A successful example of Project-Based Mentorship
As you know by now, I am always looking for institutions and corporations that are placing more students in jobs and addressing our skills gap in the US. Most recently, I ran across the Denver Public Schools and a program they call “CareerConnect.” Let me start by saying, “Job Well Done.” But let’s look further into what Denver is doing.
In response to our changing times, Denver Public Schools created a CareerConnect Program that is connecting schools with corporations with project-based learning opportunities. Heard of that before? Some of us call it Project Based Mentorship®.
I had the pleasure of chatting with various leaders from DPS CareerConnect and asking many questions, and I’d love to take this moment to share some of the great ideas they’ve implemented. For starters, CareerConnect identified a need and set up a website to connect students with corporations: dpscareerconnect.org. Then, CareerConnect created a survey that asks their students questions such as “why are you taking a CareerConnect course?” “What are your hobbies?” And, “What do you need help with?”
Perhaps more importantly, when DPS received results, they listened. According to Alex Oves, Regional Coordinator at CareerConnect, the goal was to listen to how CareerConnect could support students in taking the next step. And that is precisely what they did.
DPS asked, “Do you want to go to college in Colorado?” Students are often encouraged to check out CollegeinColorado.org. “What is the degree you seek?” In many cases, educators will suggest students look into earning an industry credential while in high school. From their studies, that was the best way to move forward toward a career.
But in our interview, I learned the program went yet another step further. DPS said it wanted to bring industry executives to the public schools to further build a connection. Quite literally, DPS is bringing the corporation to the classroom. And as a result, DPS invested in “Project Lead the Way” that connects classrooms to the surrounding corporations. Here are some amazing examples of what CareerConnect has set up for various student interests:
- In BusinessConnect, students work in collaboration with an outdoor company to co-design a climbing park for local residents.
- In CreativeConnect, students produce and edit original audio tracks and work with industry standard audio engineering equipment.
- In EngineeringConnect, students design a 3D Model of Colorado through CAD design and 3D printing.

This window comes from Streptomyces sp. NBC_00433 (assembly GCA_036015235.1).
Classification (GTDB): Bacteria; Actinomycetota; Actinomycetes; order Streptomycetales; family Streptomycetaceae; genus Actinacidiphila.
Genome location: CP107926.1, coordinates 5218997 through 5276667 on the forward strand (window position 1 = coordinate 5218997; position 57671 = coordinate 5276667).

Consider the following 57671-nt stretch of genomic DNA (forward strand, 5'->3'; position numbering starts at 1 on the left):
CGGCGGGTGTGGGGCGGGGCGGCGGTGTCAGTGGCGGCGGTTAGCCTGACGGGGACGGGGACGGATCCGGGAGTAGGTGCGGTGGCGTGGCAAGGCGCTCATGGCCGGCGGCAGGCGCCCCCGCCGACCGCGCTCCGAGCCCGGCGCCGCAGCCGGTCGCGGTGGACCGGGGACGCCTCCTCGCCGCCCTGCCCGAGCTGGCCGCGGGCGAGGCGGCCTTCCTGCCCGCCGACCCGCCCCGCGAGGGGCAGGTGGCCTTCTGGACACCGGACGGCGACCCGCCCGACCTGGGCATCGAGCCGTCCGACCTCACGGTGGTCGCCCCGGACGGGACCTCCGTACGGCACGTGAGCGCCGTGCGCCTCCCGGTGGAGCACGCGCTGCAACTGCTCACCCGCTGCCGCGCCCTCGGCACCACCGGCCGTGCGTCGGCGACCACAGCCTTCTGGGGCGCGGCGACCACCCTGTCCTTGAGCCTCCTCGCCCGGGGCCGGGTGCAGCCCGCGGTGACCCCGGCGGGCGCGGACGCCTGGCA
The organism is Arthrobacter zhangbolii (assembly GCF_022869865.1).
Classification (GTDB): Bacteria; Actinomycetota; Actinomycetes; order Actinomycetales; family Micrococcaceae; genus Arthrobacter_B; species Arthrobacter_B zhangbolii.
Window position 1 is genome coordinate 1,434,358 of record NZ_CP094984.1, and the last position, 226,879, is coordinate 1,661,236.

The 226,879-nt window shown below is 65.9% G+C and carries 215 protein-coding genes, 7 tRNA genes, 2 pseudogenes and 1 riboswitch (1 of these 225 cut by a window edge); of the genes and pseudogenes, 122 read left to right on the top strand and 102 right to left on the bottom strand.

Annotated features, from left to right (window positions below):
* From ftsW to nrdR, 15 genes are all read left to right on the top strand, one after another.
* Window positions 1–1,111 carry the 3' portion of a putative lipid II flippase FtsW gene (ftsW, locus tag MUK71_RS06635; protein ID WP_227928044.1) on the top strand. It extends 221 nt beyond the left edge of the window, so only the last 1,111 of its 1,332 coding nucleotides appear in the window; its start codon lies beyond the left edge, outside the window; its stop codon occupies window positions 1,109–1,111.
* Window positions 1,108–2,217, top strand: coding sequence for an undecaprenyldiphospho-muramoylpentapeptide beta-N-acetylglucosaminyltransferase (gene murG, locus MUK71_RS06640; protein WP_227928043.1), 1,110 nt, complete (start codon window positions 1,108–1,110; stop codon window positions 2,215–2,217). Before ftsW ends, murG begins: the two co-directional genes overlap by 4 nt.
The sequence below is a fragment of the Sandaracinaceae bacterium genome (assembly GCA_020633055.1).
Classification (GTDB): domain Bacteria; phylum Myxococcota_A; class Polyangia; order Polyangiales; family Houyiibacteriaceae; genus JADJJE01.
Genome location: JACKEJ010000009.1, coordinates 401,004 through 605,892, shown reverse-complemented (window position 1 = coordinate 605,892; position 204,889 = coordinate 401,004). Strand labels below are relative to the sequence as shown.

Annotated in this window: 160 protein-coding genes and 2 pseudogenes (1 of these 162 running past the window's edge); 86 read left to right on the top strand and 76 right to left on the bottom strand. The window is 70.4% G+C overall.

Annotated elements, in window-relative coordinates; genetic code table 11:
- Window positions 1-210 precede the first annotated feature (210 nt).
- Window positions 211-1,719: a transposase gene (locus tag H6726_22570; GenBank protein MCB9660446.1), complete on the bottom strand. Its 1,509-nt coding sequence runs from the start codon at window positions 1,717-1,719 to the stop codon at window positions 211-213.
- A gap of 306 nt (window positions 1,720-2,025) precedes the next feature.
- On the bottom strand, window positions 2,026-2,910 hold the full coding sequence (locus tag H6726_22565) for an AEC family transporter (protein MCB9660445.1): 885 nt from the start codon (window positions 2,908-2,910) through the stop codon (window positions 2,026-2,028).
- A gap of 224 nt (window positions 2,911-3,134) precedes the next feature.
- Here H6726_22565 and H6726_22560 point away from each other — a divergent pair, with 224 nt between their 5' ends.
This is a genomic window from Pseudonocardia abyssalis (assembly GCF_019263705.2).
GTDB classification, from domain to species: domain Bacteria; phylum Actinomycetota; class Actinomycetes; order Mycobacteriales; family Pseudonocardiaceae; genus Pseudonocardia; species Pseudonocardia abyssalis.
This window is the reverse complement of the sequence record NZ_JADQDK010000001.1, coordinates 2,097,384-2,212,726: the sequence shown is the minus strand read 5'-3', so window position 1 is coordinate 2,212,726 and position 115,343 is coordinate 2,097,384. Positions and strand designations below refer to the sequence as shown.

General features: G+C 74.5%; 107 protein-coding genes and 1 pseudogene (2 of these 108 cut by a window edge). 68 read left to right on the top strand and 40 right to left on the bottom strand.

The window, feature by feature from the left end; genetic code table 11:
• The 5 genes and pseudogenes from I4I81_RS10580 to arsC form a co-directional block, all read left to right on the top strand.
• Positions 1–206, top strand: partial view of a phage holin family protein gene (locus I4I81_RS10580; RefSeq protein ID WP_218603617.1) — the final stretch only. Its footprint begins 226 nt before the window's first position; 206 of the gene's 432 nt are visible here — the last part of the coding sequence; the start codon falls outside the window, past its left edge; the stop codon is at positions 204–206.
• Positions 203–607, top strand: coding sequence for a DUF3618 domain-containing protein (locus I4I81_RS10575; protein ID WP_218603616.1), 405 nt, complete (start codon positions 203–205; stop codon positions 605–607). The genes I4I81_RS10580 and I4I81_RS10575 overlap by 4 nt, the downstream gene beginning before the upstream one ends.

- In HospitalityConnect, students run a full-service restaurant, including front-of-house and back-of-house operations.
- In MedConnect, students design a mock health clinic with volunteers from the community presenting with pre-scripted illnesses to be diagnosed.
- In TechConnect, students design their own video game, and post it to a public gaming website for play, review, feedback, and iteration cycles.
CareerConnect also holds an “Industry Summit” every semester, connecting teachers with industry representatives and leaders. Industry professionals are invited to come to classrooms to do hands-on activities “dialed in with the professional community”
How did DPS accomplish all of this? I was simultaneously in shock, and in admiration, to know that CareerConnect cold-calls corporations. The team literally looks up the companies in operation around their schools, and calls to ask if they would be willing to get involved. So far, DPS has signed up no less than Xcel Energy, United Airlines, Kaiser Permanente, several state colleges, St. Joseph Hospital, Amazon, and Lockheed Martin. But that’s the short list. In total, more than 300 companies participate with DPS in one way or another.
**Looking for suggestions on how to reach out to corporations? Read our How-To Guide here.**
Based on its success, DPS has expanded its team to further enhance its offerings to students. Alex works for the Career and Technical Education Department for the DPS
Team, with a central and school-based staff that includes over 100 people. Fifty non-teaching staff work to organize the efforts, while another 50 teachers are involved on the front line.
More recently, the team received a seven-million-dollar Department of Labor grant awarded over the course of the last four years. With the grant, CareerConnect has been building out career education and work-based learning (including job shadows, mentoring, and internships) in high-demand, high-paying industries. One of the major goals is to prepare Denver students for the world of work, in hopes that industries would hire talent from within the state of Colorado instead of seeking applicants from outside the state, which has been the trend for several years. Fortunately, Denver voters have identified the value of the CareerConnect program and its goals, and they recently approved a mill levy, providing funding for this program.
As I wrapped up my interview with Alex, I had to say (and it was entirely deserved), “What you are doing is an answer for the country.” To Denver, I say “keep up the great work.” To the rest of us, I hope we take note. I am.